The Liberated Life Guide: Photography as a Practice
This guest post by Roshi Joan Halifax is part of the Liberated Life Project series on different kinds of contemplative/awareness practices. For a guide to the other posts in this series, see this article.
When I was a kid, I got really sick. For two years, I couldn’t see. It was then I discovered I had an inner world, and it was a visual one.
Since I was born with two good eyes, I knew the visual experience. Then suddenly, one morning, I felt my way down the hall of our house in Coral Gables, Florida, my hand sliding along the wall, and told my parents that I couldn’t see.
A cascade of physical disabilities followed and after a while disappeared. During the time when I was in bed, recovering from an unidentified virus, another world opened up to me. I began to re-create the outer world inside of me; I began to see inside.
When I got better, my mother and father gave me a Kodak Brownie Box Camera. Just as my interior life had appeared to me when I was sick, here was a little box that would capture what I saw. It could see inside. I was fascinated, and I was hooked. And I began to photograph the world that caught my eye, beginning from the age of six on, and now I am 70.
Today, a collection of nearly a hundred thousand photographs exists, a thread of images that span time and the world. When I was a kid, I photographed my handsome father standing proudly beside his Lincoln Continental. Soon thereafter, I photographed Cologne Cathedral with my Brownie. The haunting black and white image captured a heavy sky hanging ominously over the bombed cathedral. Recent photographs portray the faces of Tibetans, riven with the elements, Burmese elders, incandescent with innocence, and the landscapes of Zen and the Himalayas.
I never cared about or studied f/stops and shutter and film speeds. I only cared about composition and connection.
I never took a class in photography, though I had friends who were great photographers, including Robert Frank, Ralph Gibson, Julio Mitchell, and others. I thought Diane Arbus was nothing but courage, and met her several times when I lived in New York. I was a huge fan. I loved the work of Ansel Adams and traveled with his daughter. Dorothea Lange’s photographs always took my breath away, as did the work of Gordon Parks and Eugene Smith. In the 70’s, I stayed in Eliot Porter’s house on occasion in Tesuque, and studied his work.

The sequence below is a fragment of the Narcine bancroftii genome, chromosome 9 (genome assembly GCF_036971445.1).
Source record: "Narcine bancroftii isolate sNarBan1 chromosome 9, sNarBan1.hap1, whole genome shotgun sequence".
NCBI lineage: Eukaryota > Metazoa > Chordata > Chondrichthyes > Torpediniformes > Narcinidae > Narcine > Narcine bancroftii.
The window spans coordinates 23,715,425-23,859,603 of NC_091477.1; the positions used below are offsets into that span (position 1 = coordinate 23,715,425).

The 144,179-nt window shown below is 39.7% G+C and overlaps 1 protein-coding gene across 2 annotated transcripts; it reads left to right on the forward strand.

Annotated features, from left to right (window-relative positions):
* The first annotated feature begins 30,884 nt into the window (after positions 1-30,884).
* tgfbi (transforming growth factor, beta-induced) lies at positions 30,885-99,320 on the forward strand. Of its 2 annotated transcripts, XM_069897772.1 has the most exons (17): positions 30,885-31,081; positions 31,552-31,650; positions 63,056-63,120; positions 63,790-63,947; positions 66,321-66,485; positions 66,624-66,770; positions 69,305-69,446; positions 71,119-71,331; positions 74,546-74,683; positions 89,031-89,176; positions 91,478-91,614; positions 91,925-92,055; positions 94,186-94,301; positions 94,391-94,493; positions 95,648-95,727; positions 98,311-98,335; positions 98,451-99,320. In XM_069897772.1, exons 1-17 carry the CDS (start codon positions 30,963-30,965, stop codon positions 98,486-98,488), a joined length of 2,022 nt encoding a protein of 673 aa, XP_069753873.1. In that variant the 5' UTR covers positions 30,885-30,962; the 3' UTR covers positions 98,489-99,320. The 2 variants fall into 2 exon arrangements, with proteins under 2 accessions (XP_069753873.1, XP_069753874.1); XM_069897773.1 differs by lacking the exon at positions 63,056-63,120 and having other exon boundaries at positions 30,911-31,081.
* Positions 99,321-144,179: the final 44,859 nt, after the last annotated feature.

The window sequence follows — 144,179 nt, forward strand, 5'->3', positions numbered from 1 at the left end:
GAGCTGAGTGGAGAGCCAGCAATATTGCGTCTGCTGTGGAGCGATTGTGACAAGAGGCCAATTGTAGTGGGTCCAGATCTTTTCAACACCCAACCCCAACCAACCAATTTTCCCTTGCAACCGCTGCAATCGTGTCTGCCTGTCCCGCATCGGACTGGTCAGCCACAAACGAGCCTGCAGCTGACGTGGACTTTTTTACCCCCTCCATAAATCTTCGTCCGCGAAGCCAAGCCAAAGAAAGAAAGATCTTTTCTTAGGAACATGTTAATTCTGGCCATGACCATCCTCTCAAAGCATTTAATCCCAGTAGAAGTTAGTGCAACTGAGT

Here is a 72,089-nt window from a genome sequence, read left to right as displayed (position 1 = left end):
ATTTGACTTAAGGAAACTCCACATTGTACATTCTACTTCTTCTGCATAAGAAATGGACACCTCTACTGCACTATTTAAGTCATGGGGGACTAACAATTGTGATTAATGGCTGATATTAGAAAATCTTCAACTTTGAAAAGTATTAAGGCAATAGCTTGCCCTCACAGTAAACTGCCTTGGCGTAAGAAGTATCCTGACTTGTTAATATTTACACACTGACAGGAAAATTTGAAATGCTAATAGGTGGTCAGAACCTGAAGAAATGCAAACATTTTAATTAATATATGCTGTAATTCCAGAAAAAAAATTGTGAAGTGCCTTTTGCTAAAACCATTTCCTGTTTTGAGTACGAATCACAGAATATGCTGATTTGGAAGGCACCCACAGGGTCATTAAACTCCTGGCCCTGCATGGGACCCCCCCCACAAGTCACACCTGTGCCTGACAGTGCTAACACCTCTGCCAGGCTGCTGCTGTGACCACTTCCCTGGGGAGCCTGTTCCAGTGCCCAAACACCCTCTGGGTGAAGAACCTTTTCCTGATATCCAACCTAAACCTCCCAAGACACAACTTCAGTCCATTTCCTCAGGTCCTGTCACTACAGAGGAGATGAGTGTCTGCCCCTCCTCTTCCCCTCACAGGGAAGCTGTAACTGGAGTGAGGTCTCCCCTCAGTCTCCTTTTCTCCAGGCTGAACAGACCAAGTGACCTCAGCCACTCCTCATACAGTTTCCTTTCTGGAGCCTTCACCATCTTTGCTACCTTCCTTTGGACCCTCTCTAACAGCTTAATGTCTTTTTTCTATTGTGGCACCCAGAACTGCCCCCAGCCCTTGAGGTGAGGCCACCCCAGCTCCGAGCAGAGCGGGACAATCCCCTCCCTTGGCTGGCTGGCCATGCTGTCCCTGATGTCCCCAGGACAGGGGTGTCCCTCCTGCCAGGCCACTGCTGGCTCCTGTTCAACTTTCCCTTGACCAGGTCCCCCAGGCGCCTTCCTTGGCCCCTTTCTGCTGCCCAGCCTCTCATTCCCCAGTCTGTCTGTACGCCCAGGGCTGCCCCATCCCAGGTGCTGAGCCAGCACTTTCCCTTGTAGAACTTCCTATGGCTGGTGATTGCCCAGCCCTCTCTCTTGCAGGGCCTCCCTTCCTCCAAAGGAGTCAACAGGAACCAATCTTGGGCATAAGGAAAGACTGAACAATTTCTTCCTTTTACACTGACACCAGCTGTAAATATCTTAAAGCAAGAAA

More recently, the photographs of Matthieu Ricard show a view of space and light that is resonant with my Buddhist practice. Yet, though the work of other photographers interested me, I had no interest in emulating anyone. I just did my own thing, privately and joyfully, capturing light, seeing inside
As I lived with the camera, the camera was not only my eyes but also my heart. It captured and held light, light that I was always seeking and finding, light that filled the world, even the world of suffering, when light shines through the darkness.
When I was in my twenties, I discovered meditation. What a surprise! It was not so different than the gift of my childhood blindness. I could, through meditation, see inside.
I could also see the world in a different way, a way the camera had taught me. The camera had given me a view, a view that accepted everything into its lens. I had a viewfinder (meditation), and a way to develop the world or action. View, meditation, action are one way that Buddhism is described. It is a summary of the Eight-fold Path of the Buddha. And it was to become my way of life, and the life I have followed and noted through my friend, teacher, and constant companion, the camera.
Roshi Joan Halifax is a Buddhist teacher, anthropologist, author, and activist. She is the founder of Upaya Zen Center and Institute. I am very grateful to Roshi for allowing me to share this article here. Visit this page to see her photos and learn more.
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